&ldquo\;It is hard work to listen\, though we probably s pend more time doing it than almost anything else we do. But it is even har der work to be attentive to how we listen and this\, I suppose\, is what I& rsquo\;ve been doing for the past 15 years.&rdquo\;
-Sharon Haye s\, &ldquo\;There&rsquo\;s so much I want to say to you&rdquo\;

Andrea Rosen Gallery is pleased to announce Fingernails on a blackboa rd\, Sharon Hayes&rsquo\; first project with the gallery and an eagerl y anticipated exhibition at Gallery 2. She has had numerous institutional e xhibitions in New York\, including her 2012 survey There&rsquo\;s so mu ch I want to say to you at the Whitney Museum of American Art.
< br /> The exhibition expands and builds upon an established line of inquiry in Hayes&rsquo\; work through her active mining of the intersection betwee n history\, politics and speech. Both the title of the exhibition and a new body of work\, Fingernails on a blackboard investigate how voice acts as the embodied medium of speech. Hayes takes an action at the Statue of Liberty on August 10\, 1970 and the 1977 National Women&rsquo\;s Confere nce in Houston\, Texas as points of departure. The 1977 conference was a re sult of an executive order to assess the status of women in light of the Un ited Nations proclaiming 1975 as International Women&rsquo\;s Year\; New Yo rk Congresswoman Bella Abzug was appointed to head the conference. Followin g the conference\, an extension was granted for the ratification of the Equ al Rights Amendment. Having only been ratified by 35 states by the 1982 dea dline\, the amendment has never been passed.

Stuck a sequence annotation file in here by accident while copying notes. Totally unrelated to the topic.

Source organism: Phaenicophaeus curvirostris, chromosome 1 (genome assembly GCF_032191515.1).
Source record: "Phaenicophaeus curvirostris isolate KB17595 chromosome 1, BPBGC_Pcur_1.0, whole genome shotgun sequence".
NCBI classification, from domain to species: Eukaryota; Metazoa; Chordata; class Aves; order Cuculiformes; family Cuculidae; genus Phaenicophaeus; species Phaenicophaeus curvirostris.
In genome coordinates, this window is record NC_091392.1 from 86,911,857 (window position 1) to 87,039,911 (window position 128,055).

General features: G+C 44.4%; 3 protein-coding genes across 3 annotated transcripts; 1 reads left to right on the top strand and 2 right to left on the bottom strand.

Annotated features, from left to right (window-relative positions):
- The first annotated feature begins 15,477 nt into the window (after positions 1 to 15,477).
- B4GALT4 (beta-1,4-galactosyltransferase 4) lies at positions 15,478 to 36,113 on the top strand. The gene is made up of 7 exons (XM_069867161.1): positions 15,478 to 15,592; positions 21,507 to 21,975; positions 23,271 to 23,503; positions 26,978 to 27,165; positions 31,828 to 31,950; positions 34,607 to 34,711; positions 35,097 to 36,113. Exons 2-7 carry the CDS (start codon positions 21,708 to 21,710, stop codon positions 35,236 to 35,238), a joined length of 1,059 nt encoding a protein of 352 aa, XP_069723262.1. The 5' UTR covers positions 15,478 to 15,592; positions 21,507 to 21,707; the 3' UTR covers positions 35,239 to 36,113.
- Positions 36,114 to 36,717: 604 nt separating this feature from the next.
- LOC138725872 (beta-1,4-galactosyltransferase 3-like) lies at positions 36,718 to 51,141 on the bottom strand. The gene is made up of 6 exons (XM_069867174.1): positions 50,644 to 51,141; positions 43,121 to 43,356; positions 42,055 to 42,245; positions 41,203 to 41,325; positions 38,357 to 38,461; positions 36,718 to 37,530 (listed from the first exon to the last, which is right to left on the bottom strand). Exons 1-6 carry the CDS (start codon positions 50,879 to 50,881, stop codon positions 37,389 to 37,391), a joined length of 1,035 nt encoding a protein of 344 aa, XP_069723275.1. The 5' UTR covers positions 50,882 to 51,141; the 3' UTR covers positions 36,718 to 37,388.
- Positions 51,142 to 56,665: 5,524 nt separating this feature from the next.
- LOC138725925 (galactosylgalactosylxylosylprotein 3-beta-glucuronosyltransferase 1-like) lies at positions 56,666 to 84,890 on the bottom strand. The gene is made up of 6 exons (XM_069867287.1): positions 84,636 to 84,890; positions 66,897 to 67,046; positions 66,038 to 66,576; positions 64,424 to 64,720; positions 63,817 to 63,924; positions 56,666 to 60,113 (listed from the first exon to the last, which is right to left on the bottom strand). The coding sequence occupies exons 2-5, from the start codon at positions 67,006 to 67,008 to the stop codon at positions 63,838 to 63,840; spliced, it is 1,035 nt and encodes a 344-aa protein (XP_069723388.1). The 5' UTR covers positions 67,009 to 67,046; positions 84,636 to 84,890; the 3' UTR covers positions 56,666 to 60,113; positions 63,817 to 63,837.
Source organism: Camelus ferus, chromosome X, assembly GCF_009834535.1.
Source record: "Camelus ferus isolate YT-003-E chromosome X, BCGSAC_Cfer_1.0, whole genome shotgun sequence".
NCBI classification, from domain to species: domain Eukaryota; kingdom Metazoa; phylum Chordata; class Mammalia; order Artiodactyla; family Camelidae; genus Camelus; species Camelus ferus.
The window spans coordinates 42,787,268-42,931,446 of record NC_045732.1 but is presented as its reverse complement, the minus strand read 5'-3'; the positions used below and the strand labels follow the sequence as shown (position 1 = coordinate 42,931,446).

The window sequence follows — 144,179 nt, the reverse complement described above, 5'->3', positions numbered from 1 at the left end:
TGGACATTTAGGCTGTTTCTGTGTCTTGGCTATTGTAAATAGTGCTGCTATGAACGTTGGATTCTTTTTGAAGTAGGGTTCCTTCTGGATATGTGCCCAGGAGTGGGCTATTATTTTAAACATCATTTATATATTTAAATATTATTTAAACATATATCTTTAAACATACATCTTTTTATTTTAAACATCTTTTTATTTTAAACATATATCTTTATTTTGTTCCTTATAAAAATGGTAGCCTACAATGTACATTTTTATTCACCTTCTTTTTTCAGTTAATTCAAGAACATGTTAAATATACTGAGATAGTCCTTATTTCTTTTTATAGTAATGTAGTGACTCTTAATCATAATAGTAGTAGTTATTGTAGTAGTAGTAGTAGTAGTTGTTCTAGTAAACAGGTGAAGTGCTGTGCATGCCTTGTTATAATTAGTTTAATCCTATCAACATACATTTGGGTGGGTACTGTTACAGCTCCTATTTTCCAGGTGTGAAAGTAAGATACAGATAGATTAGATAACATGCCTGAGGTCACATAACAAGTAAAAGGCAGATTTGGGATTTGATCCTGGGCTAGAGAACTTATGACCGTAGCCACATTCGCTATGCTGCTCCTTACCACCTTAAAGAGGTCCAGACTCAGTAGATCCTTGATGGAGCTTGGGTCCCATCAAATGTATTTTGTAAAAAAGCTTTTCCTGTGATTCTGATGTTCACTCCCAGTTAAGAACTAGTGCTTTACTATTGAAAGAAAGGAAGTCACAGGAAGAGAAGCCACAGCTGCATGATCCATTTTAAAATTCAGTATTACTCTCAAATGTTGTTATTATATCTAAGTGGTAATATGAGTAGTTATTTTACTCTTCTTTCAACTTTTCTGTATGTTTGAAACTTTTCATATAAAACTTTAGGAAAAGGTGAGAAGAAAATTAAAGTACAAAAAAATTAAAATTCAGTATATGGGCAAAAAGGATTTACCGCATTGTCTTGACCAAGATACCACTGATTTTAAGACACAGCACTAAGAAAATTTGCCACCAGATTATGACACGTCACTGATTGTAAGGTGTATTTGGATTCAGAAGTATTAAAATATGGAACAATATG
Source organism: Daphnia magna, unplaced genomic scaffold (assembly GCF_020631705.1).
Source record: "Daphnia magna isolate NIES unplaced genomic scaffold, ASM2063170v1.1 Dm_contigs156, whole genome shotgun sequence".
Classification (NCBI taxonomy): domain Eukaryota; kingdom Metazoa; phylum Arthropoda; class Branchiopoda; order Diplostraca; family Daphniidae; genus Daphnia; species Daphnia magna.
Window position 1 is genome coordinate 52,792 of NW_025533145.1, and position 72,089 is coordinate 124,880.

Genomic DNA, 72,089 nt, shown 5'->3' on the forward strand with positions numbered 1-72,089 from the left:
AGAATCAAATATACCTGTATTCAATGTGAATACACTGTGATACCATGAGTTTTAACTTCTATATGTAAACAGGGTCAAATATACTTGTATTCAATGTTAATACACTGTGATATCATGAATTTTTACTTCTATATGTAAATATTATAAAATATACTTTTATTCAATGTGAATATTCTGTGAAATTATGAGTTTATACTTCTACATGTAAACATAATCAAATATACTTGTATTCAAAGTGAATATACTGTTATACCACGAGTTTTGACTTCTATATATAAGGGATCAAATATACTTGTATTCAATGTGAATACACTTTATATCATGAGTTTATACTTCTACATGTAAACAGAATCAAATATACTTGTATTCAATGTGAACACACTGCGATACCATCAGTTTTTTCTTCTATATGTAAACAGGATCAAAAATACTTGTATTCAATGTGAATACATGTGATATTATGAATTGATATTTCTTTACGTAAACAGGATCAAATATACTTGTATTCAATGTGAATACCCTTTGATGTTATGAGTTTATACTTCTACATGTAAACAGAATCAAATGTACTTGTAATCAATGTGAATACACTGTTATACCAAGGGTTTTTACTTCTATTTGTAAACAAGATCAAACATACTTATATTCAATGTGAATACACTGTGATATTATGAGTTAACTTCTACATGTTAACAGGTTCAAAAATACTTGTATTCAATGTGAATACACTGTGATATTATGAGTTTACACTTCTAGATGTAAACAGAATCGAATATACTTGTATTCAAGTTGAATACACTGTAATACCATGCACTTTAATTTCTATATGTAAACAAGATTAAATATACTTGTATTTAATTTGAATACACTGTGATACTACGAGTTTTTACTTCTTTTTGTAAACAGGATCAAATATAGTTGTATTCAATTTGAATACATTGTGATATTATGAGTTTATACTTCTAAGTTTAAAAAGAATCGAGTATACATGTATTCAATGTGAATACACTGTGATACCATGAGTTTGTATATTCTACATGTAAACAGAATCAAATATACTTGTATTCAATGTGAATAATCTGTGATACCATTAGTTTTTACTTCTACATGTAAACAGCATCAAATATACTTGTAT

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In the exhibition\, Ha yes reproduces a fragment of a banner hung off the Statue of Liberty that r ead &ldquo\;WOMEN OF THE WORLD UNITE!&rdquo\; The banner was hung to promot e the Women's Strike for Equality held two weeks later\, August 26\, 1970 o n the 50th anniversary of women&rsquo\;s suffrage. Hayes&rsquo\; interpreta tion features black painted text on a white ground that only reads &ldquo\; WOMEN.&rdquo\; Hayes also reproduces a banner hung on the stage of the Nati onal Women&rsquo\;s Conference. Approximating the scale of the text of the actual banner\, six-foot high panels become a painted translation of voice literally shouting the word &ldquo\;WOMAN&rdquo\; and nearly exceeding the size of the gallery space. The scale and media of these particular works re flect Hayes&rsquo\; engagement with both the context of the gallery and the specificity of the physical space. A new video and sound work uses the tra nscript of a meeting between politician Bella Abzug and a vocal coach in wh ich both work at neutralizing Abzug's regional accent and softening her ton e. The work addresses the political consequences of gender and specific lim its of power in the specter of public speech.